and calling in assistance from governmental agencies at the state and local level. The Virginia

Economic Development Partnership, and Hanover County Economic Development department both

touted jobs to be created, and economic benefit for the region while using political contacts to pressure

regulatory agencies to permit the permanent destruction of protected wetlands, historical resources, and

graves.

 

The VEDP and HCED attempted to influence regulatory bodies at both the federal and state levels such

as the Army Corp of Engineers and Virginia Department of Environmental Quality. For much of 2019

the Wegmans development was kept secret from public scrutiny by way of Wegmans requirement that

governments sign a non disclosure agreement keeping this controversial project safe from public

oversight. The development was known by code name “Project Wild Tiger”. An email sent from

Linwood Thomas of HCED to Lindsay Hurt of VEDP mentions Wild Tiger may need the political

clout of the VEDP to “help us with the DEQ”(Department of Environmental Quality).

 

Linwood Wrote:

"The unfortunate news we found out after a call with Timmons Group today was that the old wetlands

delineation done on the property did not show the significant amount of new found wetlands. This

“could' deem the site “undevelopable” unfortunately. We may need the State to help us with the DEQ

at some Point..."

If the acreage of wetlands destroyed by a project becomes too great, a permit to build will be denied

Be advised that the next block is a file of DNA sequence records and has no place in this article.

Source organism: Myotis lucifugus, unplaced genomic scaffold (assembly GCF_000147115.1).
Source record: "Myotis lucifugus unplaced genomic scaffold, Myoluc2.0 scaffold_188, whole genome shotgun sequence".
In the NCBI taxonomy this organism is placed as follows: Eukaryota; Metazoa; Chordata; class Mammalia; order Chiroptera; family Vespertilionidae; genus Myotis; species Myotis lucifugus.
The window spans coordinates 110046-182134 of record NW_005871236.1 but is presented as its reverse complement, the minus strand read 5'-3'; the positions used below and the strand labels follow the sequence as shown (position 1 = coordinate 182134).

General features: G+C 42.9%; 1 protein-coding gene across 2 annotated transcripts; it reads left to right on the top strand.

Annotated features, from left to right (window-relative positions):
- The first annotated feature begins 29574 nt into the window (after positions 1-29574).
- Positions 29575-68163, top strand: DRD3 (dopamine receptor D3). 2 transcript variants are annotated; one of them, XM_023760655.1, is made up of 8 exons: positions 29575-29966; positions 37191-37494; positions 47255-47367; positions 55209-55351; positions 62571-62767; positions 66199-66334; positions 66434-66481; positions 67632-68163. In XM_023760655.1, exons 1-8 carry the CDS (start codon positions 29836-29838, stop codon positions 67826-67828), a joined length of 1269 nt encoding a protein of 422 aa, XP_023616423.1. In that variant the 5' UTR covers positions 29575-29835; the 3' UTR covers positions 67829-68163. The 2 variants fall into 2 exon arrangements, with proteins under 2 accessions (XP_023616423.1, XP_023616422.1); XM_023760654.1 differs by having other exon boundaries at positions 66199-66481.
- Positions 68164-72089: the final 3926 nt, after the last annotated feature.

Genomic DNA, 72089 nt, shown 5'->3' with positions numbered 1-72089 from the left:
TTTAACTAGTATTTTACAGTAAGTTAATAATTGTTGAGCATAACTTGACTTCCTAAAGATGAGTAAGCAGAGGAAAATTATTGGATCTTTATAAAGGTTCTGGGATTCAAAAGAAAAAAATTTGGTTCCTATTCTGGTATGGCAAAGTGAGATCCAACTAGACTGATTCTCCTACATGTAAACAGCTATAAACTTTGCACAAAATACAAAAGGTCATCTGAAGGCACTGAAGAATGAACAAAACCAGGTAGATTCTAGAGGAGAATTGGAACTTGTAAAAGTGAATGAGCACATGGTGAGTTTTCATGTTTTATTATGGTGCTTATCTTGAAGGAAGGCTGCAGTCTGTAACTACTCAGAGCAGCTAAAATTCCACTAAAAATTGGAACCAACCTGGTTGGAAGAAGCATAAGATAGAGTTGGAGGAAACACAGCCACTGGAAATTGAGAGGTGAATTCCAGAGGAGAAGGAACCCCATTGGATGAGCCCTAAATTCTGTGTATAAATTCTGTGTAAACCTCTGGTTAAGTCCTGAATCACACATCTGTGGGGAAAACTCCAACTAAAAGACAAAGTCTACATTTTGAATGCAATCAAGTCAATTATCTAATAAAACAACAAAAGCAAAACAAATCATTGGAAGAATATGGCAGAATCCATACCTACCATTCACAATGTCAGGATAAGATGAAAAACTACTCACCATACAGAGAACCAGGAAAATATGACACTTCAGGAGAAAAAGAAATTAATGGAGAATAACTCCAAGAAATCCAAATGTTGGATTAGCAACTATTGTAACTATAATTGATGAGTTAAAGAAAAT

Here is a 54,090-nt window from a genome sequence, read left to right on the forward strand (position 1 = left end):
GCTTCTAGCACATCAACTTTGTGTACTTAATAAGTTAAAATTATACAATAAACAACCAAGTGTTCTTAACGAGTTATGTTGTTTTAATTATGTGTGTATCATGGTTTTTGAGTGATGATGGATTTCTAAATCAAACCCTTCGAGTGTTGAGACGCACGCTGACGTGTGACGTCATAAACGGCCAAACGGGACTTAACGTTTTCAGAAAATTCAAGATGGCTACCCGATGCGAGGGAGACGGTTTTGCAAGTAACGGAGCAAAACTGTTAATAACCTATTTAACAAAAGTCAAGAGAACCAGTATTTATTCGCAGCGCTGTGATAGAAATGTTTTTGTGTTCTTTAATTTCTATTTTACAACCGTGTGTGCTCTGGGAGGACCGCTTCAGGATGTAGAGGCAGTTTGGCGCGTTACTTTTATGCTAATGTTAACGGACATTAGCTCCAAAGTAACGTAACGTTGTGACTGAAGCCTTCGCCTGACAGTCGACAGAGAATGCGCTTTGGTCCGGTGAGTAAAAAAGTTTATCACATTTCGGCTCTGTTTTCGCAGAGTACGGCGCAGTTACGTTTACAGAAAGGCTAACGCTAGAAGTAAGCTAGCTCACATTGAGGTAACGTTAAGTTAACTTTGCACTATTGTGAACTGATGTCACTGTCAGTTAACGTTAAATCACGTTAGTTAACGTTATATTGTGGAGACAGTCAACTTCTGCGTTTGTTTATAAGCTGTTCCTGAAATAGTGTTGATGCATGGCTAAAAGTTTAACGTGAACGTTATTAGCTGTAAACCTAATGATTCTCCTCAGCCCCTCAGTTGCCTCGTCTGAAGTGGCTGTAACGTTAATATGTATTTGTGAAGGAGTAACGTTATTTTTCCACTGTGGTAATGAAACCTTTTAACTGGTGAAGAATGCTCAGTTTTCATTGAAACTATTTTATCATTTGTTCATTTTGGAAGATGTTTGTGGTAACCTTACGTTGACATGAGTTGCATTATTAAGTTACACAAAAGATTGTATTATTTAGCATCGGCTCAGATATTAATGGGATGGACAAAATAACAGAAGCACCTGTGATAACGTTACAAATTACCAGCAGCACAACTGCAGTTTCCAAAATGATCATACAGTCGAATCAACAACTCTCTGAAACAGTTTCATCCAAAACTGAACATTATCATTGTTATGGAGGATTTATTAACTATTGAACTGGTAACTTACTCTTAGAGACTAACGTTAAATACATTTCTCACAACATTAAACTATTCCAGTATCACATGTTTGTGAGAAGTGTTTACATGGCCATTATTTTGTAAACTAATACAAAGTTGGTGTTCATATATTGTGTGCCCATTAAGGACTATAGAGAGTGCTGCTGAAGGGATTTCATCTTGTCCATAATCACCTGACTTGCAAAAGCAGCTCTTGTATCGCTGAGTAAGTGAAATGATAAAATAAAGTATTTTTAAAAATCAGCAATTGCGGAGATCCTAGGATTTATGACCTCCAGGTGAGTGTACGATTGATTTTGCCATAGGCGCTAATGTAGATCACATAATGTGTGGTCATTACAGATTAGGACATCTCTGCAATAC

due to excessive environmental impacts. Realizing the problem that wetlands pose to the development.

Wegmans dream team of devastation set out to execute a plan using political and legal pressure to

minimize wetland acreage impacts “on paper” in an attempt to obtain a permit to build. They did this

by adoption of an obscure designation classifying effected wetlands as “mosaic” and use of a never

before used strategy mathematically lessening the “on paper” secondary impacts to wetlands. The

designation of a wetland “mosaic” is the assertion that areas of wetlands are only partially wet and

therefore should only be counted as a percentage of the total area impacted. A government employee

who wished to be unnamed who works with wetlands and environmental issues in Virginia stated that

he had never seen the use of the “mosaic” designation ever applied to wetlands in this region.

 

This obscure loophole was further exploited by applying the advice of a consultant to wait for dryer

weather before mapping the wetlands. After months of waiting the weather finally presented an

opportunity and a crew set out to evaluate the wetlands in the middle of a drought attempting to make

the case that huge portions of wetlands should only be counted as partially wet.